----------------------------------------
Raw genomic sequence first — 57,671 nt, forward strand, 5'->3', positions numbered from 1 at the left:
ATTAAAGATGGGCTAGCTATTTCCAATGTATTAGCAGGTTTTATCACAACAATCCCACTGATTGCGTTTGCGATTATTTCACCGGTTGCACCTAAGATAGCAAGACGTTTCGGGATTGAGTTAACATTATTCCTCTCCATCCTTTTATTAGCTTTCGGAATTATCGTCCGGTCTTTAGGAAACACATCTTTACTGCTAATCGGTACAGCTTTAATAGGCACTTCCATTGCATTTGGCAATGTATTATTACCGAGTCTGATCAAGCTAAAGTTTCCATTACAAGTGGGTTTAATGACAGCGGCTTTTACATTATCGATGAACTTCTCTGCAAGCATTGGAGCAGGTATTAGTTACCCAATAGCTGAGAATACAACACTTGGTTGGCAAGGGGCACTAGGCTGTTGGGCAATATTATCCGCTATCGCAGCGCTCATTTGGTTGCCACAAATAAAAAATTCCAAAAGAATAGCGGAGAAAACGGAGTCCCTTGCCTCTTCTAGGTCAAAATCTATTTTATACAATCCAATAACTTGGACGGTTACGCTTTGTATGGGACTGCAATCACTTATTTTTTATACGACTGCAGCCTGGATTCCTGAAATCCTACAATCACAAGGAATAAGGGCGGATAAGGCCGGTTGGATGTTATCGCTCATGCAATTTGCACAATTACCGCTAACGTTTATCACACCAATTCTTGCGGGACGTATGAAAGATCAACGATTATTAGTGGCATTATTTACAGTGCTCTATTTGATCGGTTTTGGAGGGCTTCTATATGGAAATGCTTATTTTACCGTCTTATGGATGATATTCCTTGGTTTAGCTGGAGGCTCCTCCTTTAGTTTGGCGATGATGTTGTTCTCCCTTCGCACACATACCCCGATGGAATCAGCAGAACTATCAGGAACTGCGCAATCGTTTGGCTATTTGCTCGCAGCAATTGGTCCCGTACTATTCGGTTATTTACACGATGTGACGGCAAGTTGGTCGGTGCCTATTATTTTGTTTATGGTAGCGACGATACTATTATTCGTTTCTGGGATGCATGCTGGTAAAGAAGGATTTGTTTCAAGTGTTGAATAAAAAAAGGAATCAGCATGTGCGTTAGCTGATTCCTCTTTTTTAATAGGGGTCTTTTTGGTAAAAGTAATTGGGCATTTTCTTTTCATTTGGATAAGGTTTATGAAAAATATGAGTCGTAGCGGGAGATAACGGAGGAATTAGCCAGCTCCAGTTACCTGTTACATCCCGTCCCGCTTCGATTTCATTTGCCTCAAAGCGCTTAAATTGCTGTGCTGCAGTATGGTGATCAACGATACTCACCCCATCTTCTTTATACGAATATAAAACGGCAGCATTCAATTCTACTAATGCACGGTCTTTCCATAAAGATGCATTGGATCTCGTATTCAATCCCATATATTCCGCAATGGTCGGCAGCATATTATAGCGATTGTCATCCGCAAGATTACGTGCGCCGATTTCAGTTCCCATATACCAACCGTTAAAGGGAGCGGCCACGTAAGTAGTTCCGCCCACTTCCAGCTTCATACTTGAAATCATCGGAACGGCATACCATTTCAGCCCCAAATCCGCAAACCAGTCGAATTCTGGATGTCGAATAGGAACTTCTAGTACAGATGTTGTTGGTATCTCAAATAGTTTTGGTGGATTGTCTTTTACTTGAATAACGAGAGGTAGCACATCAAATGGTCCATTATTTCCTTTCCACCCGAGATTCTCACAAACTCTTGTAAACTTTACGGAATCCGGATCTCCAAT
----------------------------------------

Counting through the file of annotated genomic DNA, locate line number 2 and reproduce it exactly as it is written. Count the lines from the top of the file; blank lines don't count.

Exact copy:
ATTAAAGATGGGCTAGCTATTTCCAATGTATTAGCAGGTTTTATCACAACAATCCCACTGATTGCGTTTGCGATTATTTCACCGGTTGCACCTAAGATAGCAAGACGTTTCGGGATTGAGTTAACATTATTCCTCTCCATCCTTTTATTAGCTTTCGGAATTATCGTCCGGTCTTTAGGAAACACATCTTTACTGCTAATCGGTACAGCTTTAATAGGCACTTCCATTGCATTTGGCAATGTATTATTACCGAGTCTGATCAAGCTAAAGTTTCCATTACAAGTGGGTTTAATGACAGCGGCTTTTACATTATCGATGAACTTCTCTGCAAGCATTGGAGCAGGTATTAGTTACCCAATAGCTGAGAATACAACACTTGGTTGGCAAGGGGCACTAGGCTGTTGGGCAATATTATCCGCTATCGCAGCGCTCATTTGGTTGCCACAAATAAAAAATTCCAAAAGAATAGCGGAGAAAACGGAGTCCCTTGCCTCTTCTAGGTCAAAATCTATTTTATACAATCCAATAACTTGGACGGTTACGCTTTGTATGGGACTGCAATCACTTATTTTTTATACGACTGCAGCCTGGATTCCTGAAATCCTACAATCACAAGGAATAAGGGCGGATAAGGCCGGTTGGATGTTATCGCTCATGCAATTTGCACAATTACCGCTAACGTTTATCACACCAATTCTTGCGGGACGTATGAAAGATCAACGATTATTAGTGGCATTATTTACAGTGCTCTATTTGATCGGTTTTGGAGGGCTTCTATATGGAAATGCTTATTTTACCGTCTTATGGATGATATTCCTTGGTTTAGCTGGAGGCTCCTCCTTTAGTTTGGCGATGATGTTGTTCTCCCTTCGCACACATACCCCGATGGAATCAGCAGAACTATCAGGAACTGCGCAATCGTTTGGCTATTTGCTCGCAGCAATTGGTCCCGTACTATTCGGTTATTTACACGATGTGACGGCAAGTTGGTCGGTGCCTATTATTTTGTTTATGGTAGCGACGATACTATTATTCGTTTCTGGGATGCATGCTGGTAAAGAAGGATTTGTTTCAAGTGTTGAATAAAAAAAGGAATCAGCATGTGCGTTAGCTGATTCCTCTTTTTTAATAGGGGTCTTTTTGGTAAAAGTAATTGGGCATTTTCTTTTCATTTGGATAAGGTTTATGAAAAATATGAGTCGTAGCGGGAGATAACGGAGGAATTAGCCAGCTCCAGTTACCTGTTACATCCCGTCCCGCTTCGATTTCATTTGCCTCAAAGCGCTTAAATTGCTGTGCTGCAGTATGGTGATCAACGATACTCACCCCATCTTCTTTATACGAATATAAAACGGCAGCATTCAATTCTACTAATGCACGGTCTTTCCATAAAGATGCATTGGATCTCGTATTCAATCCCATATATTCCGCAATGGTCGGCAGCATATTATAGCGATTGTCATCCGCAAGATTACGTGCGCCGATTTCAGTTCCCATATACCAACCGTTAAAGGGAGCGGCCACGTAAGTAGTTCCGCCCACTTCCAGCTTCATACTTGAAATCATCGGAACGGCATACCATTTCAGCCCCAAATCCGCAAACCAGTCGAATTCTGGATGTCGAATAGGAACTTCTAGTACAGATGTTGTTGGTATCTCAAATAGTTTTGGTGGATTGTCTTTTACTTGAATAACGAGAGGTAGCACATCAAATGGTCCATTATTTCCTTTCCACCCGAGATTCTCACAAACTCTTGTAAACTTTACGGAATCCGGATCTCCAAT